Bob Ehrlich is heading to the one place that may hold as much allure for him as the Maryland governor’s mansion: the Little League field. On a blue-sky afternoon, Ehrlich’s wife, Kendel, is getting sons Drew, 11, and Josh, 6, situated in their games at a park in Arnold when the former governor arrives with some aides and some news. “Good poll,” he says to his wife instead of hello. “Good poll.”
He calls up on his phone a new Rasmussen survey that has him dead even among likely voters, 45–45, with the man who ousted him four years ago and for whom he now intends to return the favor.
The rematch between likely GOP nominee Ehrlich, 52, and the current officeholder, Martin O’Malley, 47, is as fierce as they come, a contest between two competitive alpha males, each the dominant presence in his party. They rarely utter each other’s name. Democrat O’Malley, the former mayor of Baltimore, has dismissed Ehrlich as a “right-wing radio disc jockey,” referring to the show he hosted with his wife on Baltimore’s WBAL until July. And O’Malley launched a round of attack ads early on, one connecting Ehrlich to the BP oil spill and tagging him as an unregistered lobbyist.
Ehrlich has called O’Malley “a whiner” and his administration “a disaster.” He used his radio show over the last three years to take shots at his successor, occasionally giving airtime to a caller, “Martin from Annapolis,” who mocked O’Malley.
In their 2006 matchup, Ehrlich, who lost by 6.5 percentage points, didn’t make the customary call to concede and congratulate O’Malley until the day after the election, saying he wanted to wait until the absentee ballots were counted. “Is that unusual?” O’Malley says in an interview, where he doesn’t hide his disdain for Ehrlich. “Many would say it was.”
On this summer afternoon, with O’Malley and GOP primary challenger Brian Murphy in the way of his planned return to the state house, Ehrlich has invited a celebrity visitor to Drew’s baseball game: former Massachusetts governor and GOP presidential contender Mitt Romney, in the state for a party fundraiser that night.
It reminds Ehrlich of the time three years ago when another presidential hopeful, former New York City mayor Rudy Giuliani came to Maryland for a fundraiser and stopped by Drew’s game. Giuliani arrived at the game of seven-year-olds in Cape St. Claire with reporters, cameras, and TV satellite trucks in tow. Drew came up to bat in the first inning, and his dad whispered in his ear: “Get a hit, get a hit.” The defeated governor could just see the headlines if his son fanned: EHRLICH’S KID STRIKES OUT. But Drew did him proud—a solid line drive up the middle, high-fives all around. “That’s my boy,” Ehrlich said to Giuliani.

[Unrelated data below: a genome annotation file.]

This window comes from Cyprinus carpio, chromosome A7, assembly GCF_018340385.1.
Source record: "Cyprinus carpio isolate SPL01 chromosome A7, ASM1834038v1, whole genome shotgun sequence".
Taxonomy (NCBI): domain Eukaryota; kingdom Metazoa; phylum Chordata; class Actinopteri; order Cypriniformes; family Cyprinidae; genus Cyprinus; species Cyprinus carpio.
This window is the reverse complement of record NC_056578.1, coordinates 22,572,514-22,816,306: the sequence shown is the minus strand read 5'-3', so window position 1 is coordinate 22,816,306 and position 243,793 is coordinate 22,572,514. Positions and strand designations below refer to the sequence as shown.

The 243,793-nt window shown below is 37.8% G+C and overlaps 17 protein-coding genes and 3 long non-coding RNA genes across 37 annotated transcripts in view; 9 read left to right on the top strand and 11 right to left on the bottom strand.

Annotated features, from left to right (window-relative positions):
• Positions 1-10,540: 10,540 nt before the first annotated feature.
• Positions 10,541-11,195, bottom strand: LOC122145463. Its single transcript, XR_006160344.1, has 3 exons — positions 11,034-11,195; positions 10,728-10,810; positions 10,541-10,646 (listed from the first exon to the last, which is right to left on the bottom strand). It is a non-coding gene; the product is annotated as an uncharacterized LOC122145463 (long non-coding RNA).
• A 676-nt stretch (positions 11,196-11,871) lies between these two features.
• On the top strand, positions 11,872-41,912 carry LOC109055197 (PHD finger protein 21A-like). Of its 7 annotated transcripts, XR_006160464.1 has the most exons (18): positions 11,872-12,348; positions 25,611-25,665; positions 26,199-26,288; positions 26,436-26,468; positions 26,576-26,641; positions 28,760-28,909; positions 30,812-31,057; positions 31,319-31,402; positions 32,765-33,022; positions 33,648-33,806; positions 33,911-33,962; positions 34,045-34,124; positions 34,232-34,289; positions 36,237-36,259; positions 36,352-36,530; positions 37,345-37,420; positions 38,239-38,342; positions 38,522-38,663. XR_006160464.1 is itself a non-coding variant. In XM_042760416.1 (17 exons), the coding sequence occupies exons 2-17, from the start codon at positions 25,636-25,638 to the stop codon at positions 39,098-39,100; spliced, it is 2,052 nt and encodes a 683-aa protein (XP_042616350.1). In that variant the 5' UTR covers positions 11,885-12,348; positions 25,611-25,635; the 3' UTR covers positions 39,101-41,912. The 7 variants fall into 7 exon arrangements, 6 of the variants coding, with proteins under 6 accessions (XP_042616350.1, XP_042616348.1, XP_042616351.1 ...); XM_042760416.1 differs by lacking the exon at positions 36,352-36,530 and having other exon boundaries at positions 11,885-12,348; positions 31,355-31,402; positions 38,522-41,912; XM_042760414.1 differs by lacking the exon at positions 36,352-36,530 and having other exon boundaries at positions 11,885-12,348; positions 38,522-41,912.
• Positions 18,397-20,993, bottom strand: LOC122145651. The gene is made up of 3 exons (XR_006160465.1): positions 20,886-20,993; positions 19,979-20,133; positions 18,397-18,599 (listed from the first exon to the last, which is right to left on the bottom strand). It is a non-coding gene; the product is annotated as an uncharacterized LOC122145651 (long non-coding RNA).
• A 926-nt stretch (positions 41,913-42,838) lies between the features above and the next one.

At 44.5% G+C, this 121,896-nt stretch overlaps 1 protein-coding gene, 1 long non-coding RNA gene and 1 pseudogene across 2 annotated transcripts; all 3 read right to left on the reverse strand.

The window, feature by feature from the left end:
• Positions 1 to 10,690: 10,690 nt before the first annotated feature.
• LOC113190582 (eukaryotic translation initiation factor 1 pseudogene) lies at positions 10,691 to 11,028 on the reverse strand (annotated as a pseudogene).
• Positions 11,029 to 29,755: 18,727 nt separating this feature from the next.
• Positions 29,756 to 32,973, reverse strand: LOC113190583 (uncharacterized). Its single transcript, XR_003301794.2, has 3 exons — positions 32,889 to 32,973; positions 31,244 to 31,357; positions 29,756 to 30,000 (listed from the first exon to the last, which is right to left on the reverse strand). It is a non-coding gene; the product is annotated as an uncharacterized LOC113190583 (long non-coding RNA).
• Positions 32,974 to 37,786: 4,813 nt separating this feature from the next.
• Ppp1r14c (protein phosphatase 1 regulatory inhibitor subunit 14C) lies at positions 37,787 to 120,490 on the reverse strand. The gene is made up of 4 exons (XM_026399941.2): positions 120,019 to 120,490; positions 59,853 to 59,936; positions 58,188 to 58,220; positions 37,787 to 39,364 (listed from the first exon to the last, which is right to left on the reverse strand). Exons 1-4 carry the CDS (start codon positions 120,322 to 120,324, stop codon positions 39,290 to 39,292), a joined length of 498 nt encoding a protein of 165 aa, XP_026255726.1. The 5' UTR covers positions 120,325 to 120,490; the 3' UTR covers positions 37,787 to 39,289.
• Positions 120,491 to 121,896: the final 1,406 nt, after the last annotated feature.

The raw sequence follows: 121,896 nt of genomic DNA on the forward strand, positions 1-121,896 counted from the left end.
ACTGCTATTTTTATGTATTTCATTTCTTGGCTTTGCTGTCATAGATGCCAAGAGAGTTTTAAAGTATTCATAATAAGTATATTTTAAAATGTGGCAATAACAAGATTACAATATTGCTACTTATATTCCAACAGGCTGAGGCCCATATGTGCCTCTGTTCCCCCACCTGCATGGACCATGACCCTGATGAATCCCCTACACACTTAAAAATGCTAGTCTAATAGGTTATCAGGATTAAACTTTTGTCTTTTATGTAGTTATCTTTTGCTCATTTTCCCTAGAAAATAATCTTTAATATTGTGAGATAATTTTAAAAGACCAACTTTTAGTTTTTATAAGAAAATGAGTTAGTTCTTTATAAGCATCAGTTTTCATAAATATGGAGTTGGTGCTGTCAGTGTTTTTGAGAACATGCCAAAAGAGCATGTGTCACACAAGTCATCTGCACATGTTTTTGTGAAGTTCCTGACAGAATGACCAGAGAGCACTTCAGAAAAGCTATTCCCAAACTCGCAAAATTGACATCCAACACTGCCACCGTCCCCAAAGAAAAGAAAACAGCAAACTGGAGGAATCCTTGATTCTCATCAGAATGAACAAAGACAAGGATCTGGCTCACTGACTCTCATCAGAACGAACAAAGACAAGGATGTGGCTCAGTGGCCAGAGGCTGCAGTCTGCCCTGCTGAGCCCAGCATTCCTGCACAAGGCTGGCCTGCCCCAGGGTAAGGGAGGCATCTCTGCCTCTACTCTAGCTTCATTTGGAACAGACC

“Drew’s used to pressure is the moral of that story,” Ehrlich says, awaiting Romney’s arrival. “He’s been used to the limelight, the pressure, his whole life.”
It’s something else the Ehrlichs have in common with the O’Malleys—families who have grown up in the public eye—and the reason both candidates play full-contact politics. “We’re ready for another one,” says 12-year-old William O’Malley, who’s been known to sit in on his dad’s staff meetings and even offer his opinions.
“I’m built for it,” Kendel Ehrlich says of political life.
Romney finally arrives at the Little League park, and the two former Republican governors stand on the sidelines. Ehrlich is so in his element that he says the big controversy of his administration will be whether or not he can still coach the Cougars, Drew’s football team, next year. “Good eye, D!” he calls to his son. “Good eye, babe!”
Switching easily between Little League and the big league he’s back in, Ehrlich tells Romney about the latest poll numbers. Likely voters. Expected voter turnout. Tied with the incumbent. Romney, at one time a frontrunner for the GOP presidential nomination, knows something about the change-ups and curve balls of election seasons. The poll is good news, he assures his fellow Republican. “But,” he says looking him in the eye, “you got a long ways to go.”